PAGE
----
Androgenetic hair loss in men

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Things to remember

  • In men, hair loss problems of androgenetic origin represent 97% of cases.
  • The earlier it starts, the more severe it is likely to be.
  • It never stabilises itself.
  • The earlier it is fixed, the more its evolution is delayed, or even stabilised.
  • If left untreated,  progressive hair loss is inevitable.
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Evolution of hair loss in men

The progression of androgenetic alopecia follows an almost immutable path. As early as the 1950s, Dr Hamilton drew up a seven-stage scale which is still the benchmark.

  • Stages 1 and 2 In men, the first phase of balding begins on the gulfs
  • Stage 3 it continues with the vertex (tonsure)
  • Stages 4 and 5 then affects the top of the head
  • Stages 6 and 7 Finally, there is only a crown left around the skull

Testimony of Florian

Read Florian's account of how Centre Clauderer advised him following severe hair loss.

To find out how your own baldness will evolve

Below, take a close look at our Clauderer chart, based on our experience. On the right, mark the stage you are at. On the left, mark your age bracket. The first red arrow shows where you'll be in 10 years' time, the next two arrows where you'll be in 20 years' time.

Hamilton scale (alopecia)

The pace of hair loss

From incipient baldness to confirmed baldness, the rate of progression varies from one man to another.

Some people will be bald at 30 (if they do nothing), others will be barely bald at 70. It all depends on how strong the genetic factor is and how each person reacts to it. How early the first symptoms of baldness appear is always a determining factor: it's between the end of puberty and the age of 35 that androgens exert their strongest negative influence on scalp cells. This influence diminishes thereafter and should normally diminish gradually after the age of 45.Family background (your father, grandfathers, uncles, but also mother, grandmothers or aunts) is an important factor in the diagnosis.


The earlier you start treatment, the better your chances of keeping your hair, whatever your age.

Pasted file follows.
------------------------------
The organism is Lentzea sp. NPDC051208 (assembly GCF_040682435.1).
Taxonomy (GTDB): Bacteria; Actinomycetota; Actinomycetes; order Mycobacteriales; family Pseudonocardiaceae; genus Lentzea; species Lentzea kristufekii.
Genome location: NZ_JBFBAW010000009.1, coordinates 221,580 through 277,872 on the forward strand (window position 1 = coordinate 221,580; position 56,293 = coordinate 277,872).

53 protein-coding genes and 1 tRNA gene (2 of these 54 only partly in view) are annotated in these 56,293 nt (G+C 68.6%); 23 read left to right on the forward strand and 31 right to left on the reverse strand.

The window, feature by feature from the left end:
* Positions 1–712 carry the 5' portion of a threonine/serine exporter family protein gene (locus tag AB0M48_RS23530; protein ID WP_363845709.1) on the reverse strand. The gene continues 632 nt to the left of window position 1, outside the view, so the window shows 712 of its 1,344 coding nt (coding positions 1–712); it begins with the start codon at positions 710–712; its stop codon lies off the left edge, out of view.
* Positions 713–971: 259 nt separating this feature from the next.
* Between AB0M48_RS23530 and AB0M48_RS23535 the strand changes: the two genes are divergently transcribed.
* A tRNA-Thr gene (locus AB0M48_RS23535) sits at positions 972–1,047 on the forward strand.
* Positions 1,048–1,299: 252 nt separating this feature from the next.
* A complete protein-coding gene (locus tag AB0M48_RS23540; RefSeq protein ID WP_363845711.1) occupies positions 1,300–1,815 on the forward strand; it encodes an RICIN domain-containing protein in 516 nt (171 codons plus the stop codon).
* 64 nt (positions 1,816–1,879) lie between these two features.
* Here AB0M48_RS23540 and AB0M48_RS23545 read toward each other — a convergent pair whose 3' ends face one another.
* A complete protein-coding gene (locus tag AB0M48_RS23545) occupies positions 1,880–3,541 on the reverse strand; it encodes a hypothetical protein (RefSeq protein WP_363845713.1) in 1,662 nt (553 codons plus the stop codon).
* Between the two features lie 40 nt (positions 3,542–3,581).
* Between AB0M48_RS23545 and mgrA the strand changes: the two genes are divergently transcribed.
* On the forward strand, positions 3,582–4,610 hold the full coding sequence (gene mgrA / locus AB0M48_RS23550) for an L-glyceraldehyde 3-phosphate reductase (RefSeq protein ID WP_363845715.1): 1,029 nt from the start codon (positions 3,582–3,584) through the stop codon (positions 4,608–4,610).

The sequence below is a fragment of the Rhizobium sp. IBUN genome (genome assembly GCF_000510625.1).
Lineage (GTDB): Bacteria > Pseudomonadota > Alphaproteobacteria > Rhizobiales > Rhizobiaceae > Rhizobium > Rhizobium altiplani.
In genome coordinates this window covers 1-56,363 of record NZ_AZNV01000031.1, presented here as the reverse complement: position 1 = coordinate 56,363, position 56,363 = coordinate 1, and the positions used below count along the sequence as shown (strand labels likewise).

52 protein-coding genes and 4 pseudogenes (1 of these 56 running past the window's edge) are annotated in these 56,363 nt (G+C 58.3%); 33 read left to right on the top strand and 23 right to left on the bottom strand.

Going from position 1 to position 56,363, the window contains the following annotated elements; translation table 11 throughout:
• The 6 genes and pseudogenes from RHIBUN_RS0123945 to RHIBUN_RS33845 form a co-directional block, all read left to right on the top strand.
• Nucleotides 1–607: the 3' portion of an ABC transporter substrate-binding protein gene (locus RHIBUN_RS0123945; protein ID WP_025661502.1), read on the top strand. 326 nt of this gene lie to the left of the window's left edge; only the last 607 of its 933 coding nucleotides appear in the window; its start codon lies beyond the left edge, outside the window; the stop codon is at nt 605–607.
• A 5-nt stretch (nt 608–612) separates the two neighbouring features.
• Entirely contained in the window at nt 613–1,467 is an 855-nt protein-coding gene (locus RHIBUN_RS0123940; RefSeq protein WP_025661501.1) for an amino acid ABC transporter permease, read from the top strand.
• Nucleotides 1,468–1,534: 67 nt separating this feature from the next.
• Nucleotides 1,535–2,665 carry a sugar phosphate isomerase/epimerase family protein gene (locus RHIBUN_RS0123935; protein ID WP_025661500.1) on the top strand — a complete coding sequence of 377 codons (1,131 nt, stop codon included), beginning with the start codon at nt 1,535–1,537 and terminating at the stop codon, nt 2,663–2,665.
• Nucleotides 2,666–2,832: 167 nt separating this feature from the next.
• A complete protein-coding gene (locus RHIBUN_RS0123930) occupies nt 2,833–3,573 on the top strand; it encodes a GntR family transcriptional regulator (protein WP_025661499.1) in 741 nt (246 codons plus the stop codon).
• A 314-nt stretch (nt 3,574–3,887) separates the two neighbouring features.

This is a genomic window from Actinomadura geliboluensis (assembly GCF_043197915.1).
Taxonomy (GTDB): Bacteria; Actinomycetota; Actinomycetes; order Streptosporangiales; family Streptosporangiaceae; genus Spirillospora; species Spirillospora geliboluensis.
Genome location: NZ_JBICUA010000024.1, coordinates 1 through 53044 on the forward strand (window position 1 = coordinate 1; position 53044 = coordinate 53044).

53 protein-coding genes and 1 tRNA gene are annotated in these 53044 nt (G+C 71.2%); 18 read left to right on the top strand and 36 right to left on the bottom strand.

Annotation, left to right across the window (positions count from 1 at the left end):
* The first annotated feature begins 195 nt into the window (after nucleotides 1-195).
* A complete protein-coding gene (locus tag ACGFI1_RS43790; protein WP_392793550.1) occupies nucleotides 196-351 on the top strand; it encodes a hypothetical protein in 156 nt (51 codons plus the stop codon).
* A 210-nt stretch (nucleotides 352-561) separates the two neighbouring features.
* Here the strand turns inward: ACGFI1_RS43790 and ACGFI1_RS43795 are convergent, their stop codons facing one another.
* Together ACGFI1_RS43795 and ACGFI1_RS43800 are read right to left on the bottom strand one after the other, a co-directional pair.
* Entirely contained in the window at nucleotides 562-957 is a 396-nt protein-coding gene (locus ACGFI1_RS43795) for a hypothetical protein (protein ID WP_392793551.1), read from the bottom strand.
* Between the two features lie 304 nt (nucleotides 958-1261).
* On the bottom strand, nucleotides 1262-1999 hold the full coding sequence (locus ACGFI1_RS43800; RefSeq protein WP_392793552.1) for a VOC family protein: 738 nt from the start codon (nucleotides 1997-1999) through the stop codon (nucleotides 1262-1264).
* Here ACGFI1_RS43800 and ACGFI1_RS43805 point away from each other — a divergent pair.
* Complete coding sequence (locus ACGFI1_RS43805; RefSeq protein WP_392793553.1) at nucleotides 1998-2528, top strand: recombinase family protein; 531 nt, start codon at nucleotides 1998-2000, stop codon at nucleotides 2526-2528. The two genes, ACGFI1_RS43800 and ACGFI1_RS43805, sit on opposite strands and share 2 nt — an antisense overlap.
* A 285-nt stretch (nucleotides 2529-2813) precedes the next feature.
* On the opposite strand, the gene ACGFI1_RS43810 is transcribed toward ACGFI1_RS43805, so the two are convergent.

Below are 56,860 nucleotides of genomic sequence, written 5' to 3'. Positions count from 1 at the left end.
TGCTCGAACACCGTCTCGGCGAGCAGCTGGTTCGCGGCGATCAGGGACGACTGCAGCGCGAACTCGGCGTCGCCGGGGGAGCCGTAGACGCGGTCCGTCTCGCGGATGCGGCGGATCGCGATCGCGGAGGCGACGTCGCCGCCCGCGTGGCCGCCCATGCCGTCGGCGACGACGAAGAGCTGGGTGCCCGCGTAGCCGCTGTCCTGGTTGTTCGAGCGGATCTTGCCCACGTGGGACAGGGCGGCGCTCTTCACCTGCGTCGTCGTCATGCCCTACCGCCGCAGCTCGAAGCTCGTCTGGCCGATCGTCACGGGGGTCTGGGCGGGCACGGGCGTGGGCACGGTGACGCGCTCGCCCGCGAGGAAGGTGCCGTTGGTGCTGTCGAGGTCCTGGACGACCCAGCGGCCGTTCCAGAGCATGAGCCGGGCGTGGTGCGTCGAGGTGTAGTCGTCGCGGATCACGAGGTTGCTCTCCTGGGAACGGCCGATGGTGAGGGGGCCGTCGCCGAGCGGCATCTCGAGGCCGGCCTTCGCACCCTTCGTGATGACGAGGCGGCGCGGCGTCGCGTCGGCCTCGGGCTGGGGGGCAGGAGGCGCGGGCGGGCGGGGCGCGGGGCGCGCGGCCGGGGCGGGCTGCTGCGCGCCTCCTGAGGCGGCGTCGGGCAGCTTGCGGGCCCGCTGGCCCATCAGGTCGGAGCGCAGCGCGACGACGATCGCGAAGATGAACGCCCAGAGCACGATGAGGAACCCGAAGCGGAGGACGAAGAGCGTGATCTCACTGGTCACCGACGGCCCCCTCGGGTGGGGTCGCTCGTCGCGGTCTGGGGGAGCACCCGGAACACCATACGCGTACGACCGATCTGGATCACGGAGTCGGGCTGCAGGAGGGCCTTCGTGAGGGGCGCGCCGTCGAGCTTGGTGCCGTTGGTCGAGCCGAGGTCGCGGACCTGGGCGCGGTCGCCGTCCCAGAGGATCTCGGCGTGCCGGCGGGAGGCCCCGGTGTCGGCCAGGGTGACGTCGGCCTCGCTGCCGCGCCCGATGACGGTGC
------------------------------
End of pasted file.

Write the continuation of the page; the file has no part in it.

Typical scenarios

Four typical scenarios can be identified, from the most severe to the most benign. You will no doubt recognise yourself in one of them:

Scenario 1

Hair loss is continuous, from late adolescence (17, 18), sometimes even before. If you don't do something about it very quickly, you could end up bald by the time you're in your thirties.

Scenario 2

Your hair falls out in fits and starts, often when you're under stress (exams, work-related problems, etc.). After each period of hair loss, you have the impression that it's over, but it starts again some time later. Regrowth becomes rarer and, around the age of 25, you become aware of incipient baldness.

Scenario 3

At first, your hair loss is subtle, often without you noticing. But around the age of 30, you notice a noticeable frontal recession and your hair is noticeably less full on the vertex and the top of your head.

Scenario 4

In less marked cases, alopecia is even more insidious. It begins around the age of 20, so gradually that the person concerned is unaware of the very gradual thinning of their hair. They only become aware of a certain lack of hair around the age of 30 or 35.  

Causes of androgenetic hair loss in men

Genetically programmed receptivity

The cause of your hair loss is a genetic susceptibility of your scalp to the action of androgens. Androgen is the generic term for all male sex hormones, the main one being testosterone. These hormones are secreted at 95 % by the testicles and 5 % by the adrenal glands.

More precisely, androgens are transformed - in the scalp - into a new hormone, DHT (dihydrotestosterone). This hormone is the result of the synthesis of androgens by an enzyme located in the scalp: 5-alpha reductase.

It is important to understand that it is not the quantity of testosterone secreted that is at stake, but the more or less 'voracious' way in which it is captured and then converted into DHT by the genetically programmed follicles. In other words, it is a local disorder, limited to the hair follicle. In medical terms, this is known as a 'receptor' disease.

DHT causes hair follicles to undergo a physiological process of premature ageing. It accelerates the life cycle of certain types of hair. This acceleration puts the hair follicles and roots through a hellish rate of production, forcing them to "botch" their work and produce increasingly fine, short hair.

Eventually, exhausted, the follicles become miniaturised and end up producing only a fine fuzz, or nothing at all. The speed at which baldness develops therefore depends largely on the hair follicles' receptiveness to androgens, which is part of our genetic make-up.

And for the record: 

Bald men have long believed (and some still do) that their baldness is due to above-average production of sex hormones. Those who lost their hair benefited from the popular belief that they were unusually virile. This was a happy consolation, but it's not true. We now know that it is not the quantity of androgens secreted that causes hair loss, but the transformation of these into DHT.

Additional causes